But even without a century of precedent we can figure this one out from our armchairs. Say that President Bush and his employees knowingly violated tenets of the Geneva Convention. Who will charge them? Who will issue the summons? Who will force them to attend? What sanctions will be levied should they fail to appear? America has no challenger on the world stage when it comes to military might. The U.S. Government can not be compelled; they do the compelling.
“Okay, Professor,” you say, “my long-dormant fantasy of Cheney in shackles before Spencer Tracy can never come to pass. But what about a federal prosecution? Couldn’t a U.S. prosecutor charge Ashcroft or Rumsfeld or Gonzales or their subordinates?”
Again, this will never happen. For one thing, the Bush Administration has already laid a shaky, spurious but thorough legal framework to cover themselves. The Opposition Party has controlled Congress for over a year now* and mounted no serious challenges to it. I can speculate as to a number of reasons why:
- For career politicians, prosecuting an exiting official, elected or appointed, sets a horrifying precedent. When you retire from office, you’re supposed to step into a world of ghostwritten book deals, lucrative speaking engagements and the occasional Viagra commercial, not a jail cell. “Christ … if they got him, they could come after me next term!”
- The Opposition Party likes the precedent that the Ruling Party has set in bizarre legal roller coasters and would not want to dismantle the ride without trying it first. “So executive privilege protects anything I order my lawyers to do … and I’m justified in using executive privilege because I acted on the advice of my lawyers! Brilliant!” (Please note: not making this up)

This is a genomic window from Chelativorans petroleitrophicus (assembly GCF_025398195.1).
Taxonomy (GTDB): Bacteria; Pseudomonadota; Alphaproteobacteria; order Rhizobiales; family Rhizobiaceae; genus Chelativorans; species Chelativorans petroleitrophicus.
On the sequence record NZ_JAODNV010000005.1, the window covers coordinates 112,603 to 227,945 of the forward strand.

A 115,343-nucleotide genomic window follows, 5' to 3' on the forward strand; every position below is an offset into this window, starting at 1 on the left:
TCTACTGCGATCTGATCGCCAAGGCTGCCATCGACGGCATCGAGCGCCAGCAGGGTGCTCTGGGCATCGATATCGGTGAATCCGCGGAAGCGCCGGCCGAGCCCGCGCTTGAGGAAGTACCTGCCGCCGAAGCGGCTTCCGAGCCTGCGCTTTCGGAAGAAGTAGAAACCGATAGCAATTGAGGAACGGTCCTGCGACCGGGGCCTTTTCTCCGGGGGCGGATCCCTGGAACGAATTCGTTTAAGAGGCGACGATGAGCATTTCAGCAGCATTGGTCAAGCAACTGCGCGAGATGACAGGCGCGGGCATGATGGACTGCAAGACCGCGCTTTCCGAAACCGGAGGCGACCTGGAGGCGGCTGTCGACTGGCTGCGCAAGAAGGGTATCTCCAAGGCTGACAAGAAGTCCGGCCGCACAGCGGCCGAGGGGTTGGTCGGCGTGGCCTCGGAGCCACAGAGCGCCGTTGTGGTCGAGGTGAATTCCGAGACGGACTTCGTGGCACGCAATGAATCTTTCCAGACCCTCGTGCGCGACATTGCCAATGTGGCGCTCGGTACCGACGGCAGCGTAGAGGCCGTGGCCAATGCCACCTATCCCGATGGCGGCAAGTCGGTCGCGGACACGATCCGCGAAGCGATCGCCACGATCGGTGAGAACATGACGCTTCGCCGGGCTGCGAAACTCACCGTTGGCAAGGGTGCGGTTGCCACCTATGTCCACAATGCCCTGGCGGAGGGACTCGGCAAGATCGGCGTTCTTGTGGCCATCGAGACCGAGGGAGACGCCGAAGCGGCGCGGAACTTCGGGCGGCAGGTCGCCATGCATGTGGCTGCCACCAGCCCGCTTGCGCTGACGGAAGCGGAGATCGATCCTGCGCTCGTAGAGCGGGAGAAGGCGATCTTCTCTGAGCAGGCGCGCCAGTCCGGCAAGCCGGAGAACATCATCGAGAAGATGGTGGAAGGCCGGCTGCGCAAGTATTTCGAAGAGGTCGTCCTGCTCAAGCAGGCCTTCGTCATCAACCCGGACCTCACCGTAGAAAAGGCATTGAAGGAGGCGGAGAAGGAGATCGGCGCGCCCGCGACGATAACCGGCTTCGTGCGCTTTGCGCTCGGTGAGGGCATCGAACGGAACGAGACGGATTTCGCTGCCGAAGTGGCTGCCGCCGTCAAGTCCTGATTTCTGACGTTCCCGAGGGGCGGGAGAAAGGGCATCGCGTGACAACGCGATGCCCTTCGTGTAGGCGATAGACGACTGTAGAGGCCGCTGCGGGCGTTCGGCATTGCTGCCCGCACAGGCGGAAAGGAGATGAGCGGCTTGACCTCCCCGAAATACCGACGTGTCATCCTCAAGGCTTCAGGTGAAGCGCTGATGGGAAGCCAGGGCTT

- The Opposition Party does not have any actual objections to anything the Ruling Party has done, and only claimed such in order to win an election. I hesitate to endorse this level of cynicism but I have to offer it as an option.
But again, all of this we can arrive at through reason as such. The machinery of empire will not dismantle itself. A federal prosecutor, whose role only exists through a complex network of appointments, confirmation hearings and internal memoranda, will not turn around and attack that network for being complex. A war crimes tribunal will not press charges against the country that gives them most of their business in the first place. If you want the bastards out, you’ll never hit them from the voting booth.
President Bush took advantage of the immense machinery of state to order several inhumane acts under the cover of bureaucracy. He joins a long list of Presidents – both Opposition and Ruling party – who have done the same. His only failing, aside from giving torture the blessing of the American flag, killing a few thousand Iraqi civilians and displacing tens of thousands more, and putting into place a program of domestic surveillance that later villains may use to more villainous ends?
He got caught. Oops.
* Please don’t talk to me about how tenuous their majority is. If Republicans in the Senate could threaten to nuke a filibuster, the Democrats can as well. The talk I regularly hear about how important it is that the Democrats build support, not alienate voters, not appear weak, etc., makes the Democrats sound more like the Party of Political Expediency and less like the Party of Principle. Which, I have to emphasize, I have no problem with. I just wish you’d stop calling them the latter.